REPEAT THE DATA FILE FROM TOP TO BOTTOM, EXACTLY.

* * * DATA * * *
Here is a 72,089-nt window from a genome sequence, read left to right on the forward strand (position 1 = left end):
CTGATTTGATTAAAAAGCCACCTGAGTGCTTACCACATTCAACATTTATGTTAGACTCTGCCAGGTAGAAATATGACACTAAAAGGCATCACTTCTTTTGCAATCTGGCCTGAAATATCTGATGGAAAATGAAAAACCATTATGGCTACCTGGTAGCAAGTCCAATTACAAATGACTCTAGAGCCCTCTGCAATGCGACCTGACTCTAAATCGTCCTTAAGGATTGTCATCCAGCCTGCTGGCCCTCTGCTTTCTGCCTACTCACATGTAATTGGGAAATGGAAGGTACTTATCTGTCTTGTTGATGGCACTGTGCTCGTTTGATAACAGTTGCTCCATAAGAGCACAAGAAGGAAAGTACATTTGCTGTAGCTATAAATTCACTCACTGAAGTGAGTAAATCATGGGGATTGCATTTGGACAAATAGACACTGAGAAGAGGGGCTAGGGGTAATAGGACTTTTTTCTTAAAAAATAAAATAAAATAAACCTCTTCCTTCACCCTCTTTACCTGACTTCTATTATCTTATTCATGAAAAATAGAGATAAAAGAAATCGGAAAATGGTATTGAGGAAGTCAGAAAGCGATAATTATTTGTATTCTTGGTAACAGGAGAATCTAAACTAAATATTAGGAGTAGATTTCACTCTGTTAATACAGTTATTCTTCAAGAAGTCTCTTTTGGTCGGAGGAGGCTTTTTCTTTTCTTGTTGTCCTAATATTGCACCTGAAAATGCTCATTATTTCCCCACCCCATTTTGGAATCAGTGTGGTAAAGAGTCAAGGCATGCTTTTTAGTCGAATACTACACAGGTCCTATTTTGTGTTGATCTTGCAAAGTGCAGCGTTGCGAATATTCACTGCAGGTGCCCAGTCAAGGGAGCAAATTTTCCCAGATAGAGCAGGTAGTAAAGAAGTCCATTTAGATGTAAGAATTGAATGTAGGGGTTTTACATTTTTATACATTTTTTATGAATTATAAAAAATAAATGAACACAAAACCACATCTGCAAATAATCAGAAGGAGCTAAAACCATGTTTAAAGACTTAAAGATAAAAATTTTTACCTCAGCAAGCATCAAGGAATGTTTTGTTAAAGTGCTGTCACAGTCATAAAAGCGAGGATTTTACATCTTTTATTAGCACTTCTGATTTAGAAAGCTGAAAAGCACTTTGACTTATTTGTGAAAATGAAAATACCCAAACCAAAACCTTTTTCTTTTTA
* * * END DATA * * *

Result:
Here is a 72,089-nt window from a genome sequence, read left to right on the forward strand (position 1 = left end):
CTGATTTGATTAAAAAGCCACCTGAGTGCTTACCACATTCAACATTTATGTTAGACTCTGCCAGGTAGAAATATGACACTAAAAGGCATCACTTCTTTTGCAATCTGGCCTGAAATATCTGATGGAAAATGAAAAACCATTATGGCTACCTGGTAGCAAGTCCAATTACAAATGACTCTAGAGCCCTCTGCAATGCGACCTGACTCTAAATCGTCCTTAAGGATTGTCATCCAGCCTGCTGGCCCTCTGCTTTCTGCCTACTCACATGTAATTGGGAAATGGAAGGTACTTATCTGTCTTGTTGATGGCACTGTGCTCGTTTGATAACAGTTGCTCCATAAGAGCACAAGAAGGAAAGTACATTTGCTGTAGCTATAAATTCACTCACTGAAGTGAGTAAATCATGGGGATTGCATTTGGACAAATAGACACTGAGAAGAGGGGCTAGGGGTAATAGGACTTTTTTCTTAAAAAATAAAATAAAATAAACCTCTTCCTTCACCCTCTTTACCTGACTTCTATTATCTTATTCATGAAAAATAGAGATAAAAGAAATCGGAAAATGGTATTGAGGAAGTCAGAAAGCGATAATTATTTGTATTCTTGGTAACAGGAGAATCTAAACTAAATATTAGGAGTAGATTTCACTCTGTTAATACAGTTATTCTTCAAGAAGTCTCTTTTGGTCGGAGGAGGCTTTTTCTTTTCTTGTTGTCCTAATATTGCACCTGAAAATGCTCATTATTTCCCCACCCCATTTTGGAATCAGTGTGGTAAAGAGTCAAGGCATGCTTTTTAGTCGAATACTACACAGGTCCTATTTTGTGTTGATCTTGCAAAGTGCAGCGTTGCGAATATTCACTGCAGGTGCCCAGTCAAGGGAGCAAATTTTCCCAGATAGAGCAGGTAGTAAAGAAGTCCATTTAGATGTAAGAATTGAATGTAGGGGTTTTACATTTTTATACATTTTTTATGAATTATAAAAAATAAATGAACACAAAACCACATCTGCAAATAATCAGAAGGAGCTAAAACCATGTTTAAAGACTTAAAGATAAAAATTTTTACCTCAGCAAGCATCAAGGAATGTTTTGTTAAAGTGCTGTCACAGTCATAAAAGCGAGGATTTTACATCTTTTATTAGCACTTCTGATTTAGAAAGCTGAAAAGCACTTTGACTTATTTGTGAAAATGAAAATACCCAAACCAAAACCTTTTTCTTTTTA